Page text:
Twitter founder and former CEO released a statement on the social media giant addressing his “biggest failings” while running the site, Daily Wire reports.
Dorsey addresses his biggest failings in a series of Tweets come just a week after the board of directors of Twitter unanimously approved a buyout offer from Tesla CEO Elon Musk. Musk is purchasing the site for $44 billion or $54.20 per share.
“I have tried taking a break from Twitter recently, but I must say: the company has always tried to do its best given the information it had. Every decision we made was ultimately my responsibility*. In the cases we were wrong or went too far, we admitted it and worked to correct,” Dorsey wrote on Twitter. “Some things can be fixed immediately, and others require rethinking and reimplementing the entire system. It is important to me that we get critical feedback in all of its forms, but also important that we get the space and time to address it. All of that should be done publicly.”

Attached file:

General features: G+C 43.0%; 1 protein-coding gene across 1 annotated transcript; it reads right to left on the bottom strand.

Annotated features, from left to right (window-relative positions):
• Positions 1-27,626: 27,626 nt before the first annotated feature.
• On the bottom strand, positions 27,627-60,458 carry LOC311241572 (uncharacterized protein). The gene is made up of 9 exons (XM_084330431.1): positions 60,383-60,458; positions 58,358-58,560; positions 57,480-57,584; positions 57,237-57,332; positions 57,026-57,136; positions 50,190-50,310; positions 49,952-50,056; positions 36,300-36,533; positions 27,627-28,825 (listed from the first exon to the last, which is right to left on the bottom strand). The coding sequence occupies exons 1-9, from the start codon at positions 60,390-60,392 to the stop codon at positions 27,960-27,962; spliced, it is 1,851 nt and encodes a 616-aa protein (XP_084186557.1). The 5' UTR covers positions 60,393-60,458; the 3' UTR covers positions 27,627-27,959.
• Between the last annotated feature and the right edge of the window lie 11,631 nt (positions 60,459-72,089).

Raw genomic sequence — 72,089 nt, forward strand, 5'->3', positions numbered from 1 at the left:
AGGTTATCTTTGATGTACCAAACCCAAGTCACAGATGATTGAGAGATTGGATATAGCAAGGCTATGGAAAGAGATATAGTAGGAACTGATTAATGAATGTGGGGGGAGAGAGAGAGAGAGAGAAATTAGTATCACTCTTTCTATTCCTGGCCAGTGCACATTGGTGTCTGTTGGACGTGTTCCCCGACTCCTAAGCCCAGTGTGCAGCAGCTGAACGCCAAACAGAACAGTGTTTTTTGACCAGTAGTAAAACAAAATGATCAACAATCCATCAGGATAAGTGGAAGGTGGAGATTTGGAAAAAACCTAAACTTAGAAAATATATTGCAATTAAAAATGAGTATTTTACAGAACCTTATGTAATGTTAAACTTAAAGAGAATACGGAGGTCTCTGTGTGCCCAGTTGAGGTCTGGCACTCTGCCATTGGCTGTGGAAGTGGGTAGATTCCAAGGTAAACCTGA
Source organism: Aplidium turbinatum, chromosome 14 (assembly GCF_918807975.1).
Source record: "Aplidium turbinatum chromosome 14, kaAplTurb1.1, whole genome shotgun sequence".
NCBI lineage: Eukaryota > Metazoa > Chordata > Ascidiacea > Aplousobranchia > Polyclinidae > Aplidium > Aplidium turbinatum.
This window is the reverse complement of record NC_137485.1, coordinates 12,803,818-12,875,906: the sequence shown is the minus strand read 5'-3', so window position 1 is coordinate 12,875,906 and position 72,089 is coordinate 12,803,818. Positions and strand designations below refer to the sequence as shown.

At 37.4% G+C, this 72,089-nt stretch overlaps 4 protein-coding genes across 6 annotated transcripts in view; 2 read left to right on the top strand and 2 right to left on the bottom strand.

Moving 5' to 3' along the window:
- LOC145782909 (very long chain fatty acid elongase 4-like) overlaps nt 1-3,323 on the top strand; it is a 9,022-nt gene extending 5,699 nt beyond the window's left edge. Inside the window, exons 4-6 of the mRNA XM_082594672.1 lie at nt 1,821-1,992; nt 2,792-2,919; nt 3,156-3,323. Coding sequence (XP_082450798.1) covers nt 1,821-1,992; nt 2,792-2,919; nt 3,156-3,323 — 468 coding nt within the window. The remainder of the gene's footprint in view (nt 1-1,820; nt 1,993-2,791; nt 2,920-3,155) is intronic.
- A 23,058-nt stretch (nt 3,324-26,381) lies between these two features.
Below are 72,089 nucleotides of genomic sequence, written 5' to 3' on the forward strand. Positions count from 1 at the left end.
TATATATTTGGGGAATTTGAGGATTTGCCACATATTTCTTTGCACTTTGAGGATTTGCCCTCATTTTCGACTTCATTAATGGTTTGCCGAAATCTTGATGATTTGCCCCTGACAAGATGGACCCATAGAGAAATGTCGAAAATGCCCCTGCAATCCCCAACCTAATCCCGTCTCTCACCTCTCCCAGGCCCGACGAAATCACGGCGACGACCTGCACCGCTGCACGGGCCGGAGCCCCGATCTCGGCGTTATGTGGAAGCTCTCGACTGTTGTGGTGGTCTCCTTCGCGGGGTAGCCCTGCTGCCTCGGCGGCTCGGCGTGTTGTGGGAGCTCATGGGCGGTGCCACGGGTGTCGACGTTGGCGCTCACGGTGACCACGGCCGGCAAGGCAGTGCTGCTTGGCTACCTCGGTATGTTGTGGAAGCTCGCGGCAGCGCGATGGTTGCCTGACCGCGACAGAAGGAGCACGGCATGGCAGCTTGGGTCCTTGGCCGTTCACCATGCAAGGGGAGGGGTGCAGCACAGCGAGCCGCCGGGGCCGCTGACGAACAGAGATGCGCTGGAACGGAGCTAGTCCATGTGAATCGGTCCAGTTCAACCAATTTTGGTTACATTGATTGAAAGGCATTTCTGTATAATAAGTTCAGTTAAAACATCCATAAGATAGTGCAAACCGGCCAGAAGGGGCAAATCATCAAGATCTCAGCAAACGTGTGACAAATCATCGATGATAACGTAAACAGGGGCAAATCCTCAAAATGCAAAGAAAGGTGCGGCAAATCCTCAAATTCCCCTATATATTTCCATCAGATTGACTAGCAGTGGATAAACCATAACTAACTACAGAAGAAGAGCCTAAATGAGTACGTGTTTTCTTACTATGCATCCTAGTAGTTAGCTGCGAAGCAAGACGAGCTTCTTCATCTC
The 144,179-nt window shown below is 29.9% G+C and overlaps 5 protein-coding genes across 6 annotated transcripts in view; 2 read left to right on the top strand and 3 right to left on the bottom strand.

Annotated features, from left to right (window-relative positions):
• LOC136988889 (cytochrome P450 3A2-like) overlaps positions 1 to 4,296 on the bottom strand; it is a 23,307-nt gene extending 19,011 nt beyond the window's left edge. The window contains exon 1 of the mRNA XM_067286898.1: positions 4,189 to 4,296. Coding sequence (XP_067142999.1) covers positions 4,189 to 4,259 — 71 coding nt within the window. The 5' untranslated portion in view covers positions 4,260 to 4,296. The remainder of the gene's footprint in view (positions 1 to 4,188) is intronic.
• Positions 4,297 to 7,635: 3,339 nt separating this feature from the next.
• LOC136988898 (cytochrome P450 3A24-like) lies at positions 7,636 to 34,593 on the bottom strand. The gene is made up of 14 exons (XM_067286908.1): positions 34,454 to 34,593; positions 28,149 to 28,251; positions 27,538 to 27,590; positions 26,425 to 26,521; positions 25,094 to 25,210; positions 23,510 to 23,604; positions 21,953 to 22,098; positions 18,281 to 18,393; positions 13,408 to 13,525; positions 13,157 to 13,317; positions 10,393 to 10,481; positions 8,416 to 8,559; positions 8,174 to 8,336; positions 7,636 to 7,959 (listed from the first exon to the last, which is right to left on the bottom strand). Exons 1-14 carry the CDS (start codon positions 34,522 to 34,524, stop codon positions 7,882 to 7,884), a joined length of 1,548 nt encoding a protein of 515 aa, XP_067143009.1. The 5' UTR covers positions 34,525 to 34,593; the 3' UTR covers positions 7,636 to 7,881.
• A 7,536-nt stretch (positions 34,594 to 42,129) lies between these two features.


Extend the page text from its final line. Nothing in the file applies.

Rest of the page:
“A transparent system, both in policy and operations, is the right way to earn trust. Whether it’s owned by a company or an open protocol doesn’t matter _as much as_ deliberately deciding to be open about every decision and why it was made. It’s not easy to do, but it must happen,” Dorsey continued. “Doing this work means you’re in the arena. Nothing that is said now matters. What matters is how the service works and acts, and how quickly it learns and improves. My biggest failing was that quickness part. I’m confident that part at least is being addressed, and will be fixed.”
Dorsey would go on to later explain that he does not think that permanent bans on the site, saying; “*it’s also crazy and wrong that individuals or companies bear this responsibility. As I’ve said before, I don’t believe any permanent ban (with the exception of illegal activity) is right, or should be possible. This is why we need a protocol that’s resilient to the layers above.”
The Twitter buyout is expected to close this summer. Should the Twitter sale fall through, one of the two parties will owe the other $1 billion.